Sunday, 18 March 2018

Thursday, March 15th, 2018

Toronto, Ontario

Plaque and Statues

With pride, I read the newly installed plaque, at the recently renovated square, at the University of Florida in Gainesville.  There is a history of Krishna devotees distributing great lunches here for decades.  The operation still goes on, with energetic enthusiasm, to this day.

With an image-relief of the Hare Krishna founder embossed on it, the plaque reads, “Krishna Lunch: On July 29th, 1972, A.C. Bhaktivedanta Swami Prabhupada, founder of the Hare Krishna Movement, addressed students here and inspired them to start Krishna Lunch.  Since then the Lunch has nourished the UF community with millions of vegetarian meals.  In 2017, Krishna Lunch and its alumni contributed toward the renovation of the Plaza.”

It was only yesterday morning that we strolled our way to the plaza to have a look.  I came back to Toronto just in time for a mini-installment of three gorgeous brass figurines to complete a permanent display of Das Avatars, that is ten incarnations or avatars.  They sit down on a unique wooden platform, which is actually the base of the bed slept on by Prabhupada when he visited us in June of 1976.

It is a stunning exhibit, really, located in what’s called Prabhupada’s quarters, a room with a wall that separates my room from his.  It’s a blessing to live in this area of our building.

My last message is about my lack of walking today.  I did, practically, a sprint down the endless corridor of the Miami Airport, but that was about it.  However, the equivalent to walking was a massage and meaningful leg stretches by Gopal, who also resides in our ashram in Toronto.  He did splendidly.

May the Source be with you!

1 km

Wednesday, March 14th, 2018

Gainesville, Florida

Conflicts We Face

As we all know, the world is full of conflict.  Conflict was the major topic of discussion at the Krishna house in Gainesville this morning.  Thirty students and facilitators are accommodated with living quarters in this flourishing little nook within the city.  There’s more than one houseful, in other words.

From Canto One, the story arises about the Yadu Dynasty, and they, being the most powerful empire of the time, were unconquerable.  By divine arrangement (if you will), the dynasty’s demise involved rice wine and its consumption, in group dynamic, which led to a flogging to the death of each other.  There was conflict ‘within’, which is where our thoughts brought us to, in so far as a point for discussion. We all struggle internally with our minds, perhaps even more than we receive pain externally.  It was interesting.

At evening time, Ananta and I walked his neighbourhood’s backroads to reach the home of Janmastami.  There we met for a converging of families.  For the children—I sat them in front of me; adults in the back—I read and ‘charaded’ the chapter of “Killing the Dhenukasura Demon.”  This arrangement pumped up the kids to no end.  The magic of this situation is that parents and others also feel part of the fun.  Kirtan and pasta were also featured.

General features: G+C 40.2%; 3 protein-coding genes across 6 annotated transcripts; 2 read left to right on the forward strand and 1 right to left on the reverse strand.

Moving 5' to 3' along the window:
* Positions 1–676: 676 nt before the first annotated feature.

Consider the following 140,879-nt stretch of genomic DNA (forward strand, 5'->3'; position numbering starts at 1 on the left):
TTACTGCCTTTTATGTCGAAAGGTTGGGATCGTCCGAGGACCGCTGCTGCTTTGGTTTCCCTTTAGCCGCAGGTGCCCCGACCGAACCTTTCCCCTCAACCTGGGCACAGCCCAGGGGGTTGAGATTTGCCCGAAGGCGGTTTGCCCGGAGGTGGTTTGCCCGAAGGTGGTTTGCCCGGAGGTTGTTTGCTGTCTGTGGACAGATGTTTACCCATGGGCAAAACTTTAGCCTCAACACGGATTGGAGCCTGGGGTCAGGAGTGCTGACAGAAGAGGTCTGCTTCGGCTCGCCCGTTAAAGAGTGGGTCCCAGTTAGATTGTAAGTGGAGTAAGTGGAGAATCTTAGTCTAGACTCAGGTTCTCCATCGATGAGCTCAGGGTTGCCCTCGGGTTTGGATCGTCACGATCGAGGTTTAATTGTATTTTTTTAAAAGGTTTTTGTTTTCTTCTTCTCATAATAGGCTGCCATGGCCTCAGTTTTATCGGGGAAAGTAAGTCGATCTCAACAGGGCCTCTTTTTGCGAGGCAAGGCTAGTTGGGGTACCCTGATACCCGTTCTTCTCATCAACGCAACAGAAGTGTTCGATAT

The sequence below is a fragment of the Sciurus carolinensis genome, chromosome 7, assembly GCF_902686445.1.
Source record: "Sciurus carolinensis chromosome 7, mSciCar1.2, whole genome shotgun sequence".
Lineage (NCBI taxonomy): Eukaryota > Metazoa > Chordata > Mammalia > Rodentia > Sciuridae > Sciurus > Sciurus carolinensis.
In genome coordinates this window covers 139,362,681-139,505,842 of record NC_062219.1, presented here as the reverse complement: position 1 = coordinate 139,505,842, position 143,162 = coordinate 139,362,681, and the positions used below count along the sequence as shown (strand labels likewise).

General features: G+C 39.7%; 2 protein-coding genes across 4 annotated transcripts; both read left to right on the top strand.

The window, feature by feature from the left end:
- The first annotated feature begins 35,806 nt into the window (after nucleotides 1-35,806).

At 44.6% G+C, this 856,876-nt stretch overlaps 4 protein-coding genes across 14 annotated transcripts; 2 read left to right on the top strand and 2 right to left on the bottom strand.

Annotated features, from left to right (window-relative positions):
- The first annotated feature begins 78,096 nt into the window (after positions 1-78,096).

I received a call from Daruka of Winnipeg, my trusty back-up man for cross-Canada walks of the past.  His mum, Marilyn, in her late 70s, is having a difficult time, physically.  I told him I would appeal to readers of this blog to offer prayers for this “strong woman,” as he put it.

May the Source be with you!

5 km

Friday, 16 March 2018

Tuesday, March 13th, 2018

Alachua, Florida

Nippy in Florida

It’s nippy in Florida.  I set out on foot at 6:00 a.m. when I could see my breath.  It was still dark.  An opossum scurried in front of me.  Once he crossed the road and hit the bush, I could hear a loud rustling.

By 7:00 a.m., I reached the temple.  Still dark.  I gave to and received hugs from those I hadn’t seen for a year.  Everyone is getting just a little older.  I have to be careful.  My hug might hurt some of them.

The young did come.  Punctually, every Tuesday morning, young Vaishnavas come from the local school to attend.  There were fifty of them (my guess), boys and girls, pre-teens.  I got excited.  When they sat in front of the low lectern where I was situated, I thought, “Yes, we’ll go for some interactive-ness.  Have them clap hands and sing the song, ‘Radha Madhava.’”  

Then I engaged them in charades with the day’s verse and purport.  The message of the verse had much to do with accepting a guru.  I mentioned to the students that all of them have a guru.  They were surprised to hear that.

“Guru means teacher.  You all have teachers don’t you?”


“Then you have a guru, or gurus—plural.”

I’m no scholar but in some way I tried to appeal to stretching their intelligence.  “We have to look at the word guru in a broad sense.”

We cracked some jokes.  At the end, during question time, I was asked about my U.S. walk.  So I delivered.  

Jenya came from Dallas to receive diksha (initiation).  His new name is Janaka.

My hour walk back to Ananta Sesha’s permitted me to see spring birds.  I have in my sight a cardinal.  I could not see my breath.

May the Source be with you!

9 km